(5) ID is a mechanistic theory; it is precisely this that from a Thomistic point of view puts it on the same level as reductionistic materialism.
(6) No Thomist is going to be particularly impressed by the argument that ID is superior to Thomism because it has greater "anti-Darwinian power," as if that were some end-all and be-all of philosophical reasoning. Thomism as such has no particular interest in being "anti-Darwinian"; indeed, if the choice is between 'Darwinism' and ID, most Thomists today will generally take 'Darwinism' as the less pernicious and misleading approach to the natural world, and those who don't will still not regard "anti-Darwinian power" as some sort of touchstone of adequacy. It is also pretty thoroughly impossible to imagine Thomas Aquinas, if he were living today, using ID "to better refute Darwin" -- there is no good reason to think that Aquinas would want to refute Darwin in the first place. It is far more likely that he would regard ID theorists as merely confused. And that, indeed, is how most (although admittedly not all) Thomists regard them.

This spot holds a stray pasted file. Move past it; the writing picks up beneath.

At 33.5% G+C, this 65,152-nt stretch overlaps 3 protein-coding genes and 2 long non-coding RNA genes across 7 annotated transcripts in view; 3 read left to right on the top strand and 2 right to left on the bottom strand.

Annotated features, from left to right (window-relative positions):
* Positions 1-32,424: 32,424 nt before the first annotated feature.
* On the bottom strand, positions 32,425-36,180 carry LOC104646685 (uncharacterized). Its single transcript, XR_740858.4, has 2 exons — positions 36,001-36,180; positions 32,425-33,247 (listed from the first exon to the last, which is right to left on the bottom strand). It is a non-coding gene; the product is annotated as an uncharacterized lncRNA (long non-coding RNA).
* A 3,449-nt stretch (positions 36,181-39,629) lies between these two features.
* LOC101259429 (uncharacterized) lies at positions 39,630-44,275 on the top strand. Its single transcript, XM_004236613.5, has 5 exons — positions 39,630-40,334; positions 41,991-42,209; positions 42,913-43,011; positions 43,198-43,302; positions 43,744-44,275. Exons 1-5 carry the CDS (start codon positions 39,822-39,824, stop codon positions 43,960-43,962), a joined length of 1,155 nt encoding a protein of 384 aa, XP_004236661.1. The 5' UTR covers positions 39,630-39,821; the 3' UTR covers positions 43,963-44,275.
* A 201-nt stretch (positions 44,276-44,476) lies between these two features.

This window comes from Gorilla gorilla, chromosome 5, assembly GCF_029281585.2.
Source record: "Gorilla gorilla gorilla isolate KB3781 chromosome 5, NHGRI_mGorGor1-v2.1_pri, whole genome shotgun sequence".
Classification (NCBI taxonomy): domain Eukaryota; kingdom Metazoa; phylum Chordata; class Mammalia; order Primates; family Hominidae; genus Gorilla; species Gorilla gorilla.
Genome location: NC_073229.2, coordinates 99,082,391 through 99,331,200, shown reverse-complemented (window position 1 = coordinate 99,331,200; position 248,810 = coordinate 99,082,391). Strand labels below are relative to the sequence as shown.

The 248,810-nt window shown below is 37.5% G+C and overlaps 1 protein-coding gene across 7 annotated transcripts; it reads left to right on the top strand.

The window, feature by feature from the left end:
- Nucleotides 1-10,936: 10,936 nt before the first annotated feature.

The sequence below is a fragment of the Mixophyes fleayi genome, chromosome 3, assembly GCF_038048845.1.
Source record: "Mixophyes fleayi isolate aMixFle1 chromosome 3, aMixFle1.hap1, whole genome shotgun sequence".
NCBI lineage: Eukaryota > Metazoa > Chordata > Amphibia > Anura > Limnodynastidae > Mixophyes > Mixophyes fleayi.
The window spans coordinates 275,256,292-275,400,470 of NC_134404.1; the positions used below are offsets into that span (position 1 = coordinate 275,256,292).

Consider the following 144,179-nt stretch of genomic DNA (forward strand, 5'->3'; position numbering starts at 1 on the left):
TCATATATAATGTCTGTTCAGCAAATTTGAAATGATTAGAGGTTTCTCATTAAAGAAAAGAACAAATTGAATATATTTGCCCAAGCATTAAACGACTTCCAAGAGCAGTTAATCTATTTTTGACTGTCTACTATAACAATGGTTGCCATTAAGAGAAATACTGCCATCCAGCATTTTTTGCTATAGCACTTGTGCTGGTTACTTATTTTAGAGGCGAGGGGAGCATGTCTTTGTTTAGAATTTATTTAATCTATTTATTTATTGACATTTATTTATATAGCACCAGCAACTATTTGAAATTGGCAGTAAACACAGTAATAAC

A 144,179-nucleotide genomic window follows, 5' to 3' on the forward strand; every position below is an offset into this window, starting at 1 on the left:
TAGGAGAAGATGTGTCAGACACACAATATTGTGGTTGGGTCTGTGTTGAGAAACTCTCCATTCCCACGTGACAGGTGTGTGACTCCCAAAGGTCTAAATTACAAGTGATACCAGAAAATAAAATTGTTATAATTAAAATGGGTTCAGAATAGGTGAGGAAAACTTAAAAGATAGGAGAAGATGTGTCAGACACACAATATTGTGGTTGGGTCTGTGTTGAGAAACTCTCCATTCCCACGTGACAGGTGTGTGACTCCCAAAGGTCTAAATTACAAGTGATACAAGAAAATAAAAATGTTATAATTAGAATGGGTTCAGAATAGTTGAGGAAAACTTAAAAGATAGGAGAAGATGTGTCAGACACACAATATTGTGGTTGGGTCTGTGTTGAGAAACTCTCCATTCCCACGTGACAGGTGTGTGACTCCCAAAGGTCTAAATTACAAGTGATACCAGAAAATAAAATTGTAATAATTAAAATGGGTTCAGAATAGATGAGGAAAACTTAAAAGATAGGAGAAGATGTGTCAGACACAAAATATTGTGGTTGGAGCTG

(7) The author's argument is not even coherent; he claims that Thomism and ID are compatible because they have the same basic view on this point and then says that the two are compatible because they are wholly different things. The post does display very nicely just how slippery ID use of the term 'design' is. For instance, we begin early on with "Ideas are designs in the divine intellect." Well, one can consider ideas to be designs or plans of a sort; but they are remote exemplar causes established on the basis of epistemological considerations about intelligent productive causation, not something to which one can directly conclude or something from which one can draw inferences about what is possible or impossible for natural things to do. Then there is design in the sense of complex specificity in the object itself. This is obviously not the same sense of 'design'. Then this concept of design is conflated with 'teleology', 'final causes', 'functionality', and 'purposes or ends', as if these were all the same thing. Then design in this sense is said to be purely a matter of logic and mathematics, despite the fact that there are no final causes in logic and mathematics as such. We see similar slipperiness in characterization of the opposing position. At one time it is Darwinism; at another time evolutionism; at another time materialism; at another time anti-creationism; at another time rejection of teleology; as if all these things were the same. Thomism, like any scholastic viewpoint, is big on drawing careful distinctions. ID theorists who actually want to argue that there is any common ground between Thomists and ID theorists should take the trouble to start there. (An amusingly common refrain in the comments thread is that, whatever value Thomism has, ID is easier for most people to handle. Of course it is; positions that conflate everything with everything else will always be easier for most people to handle: fewer things to keep track of, and less hard thinking to do so.)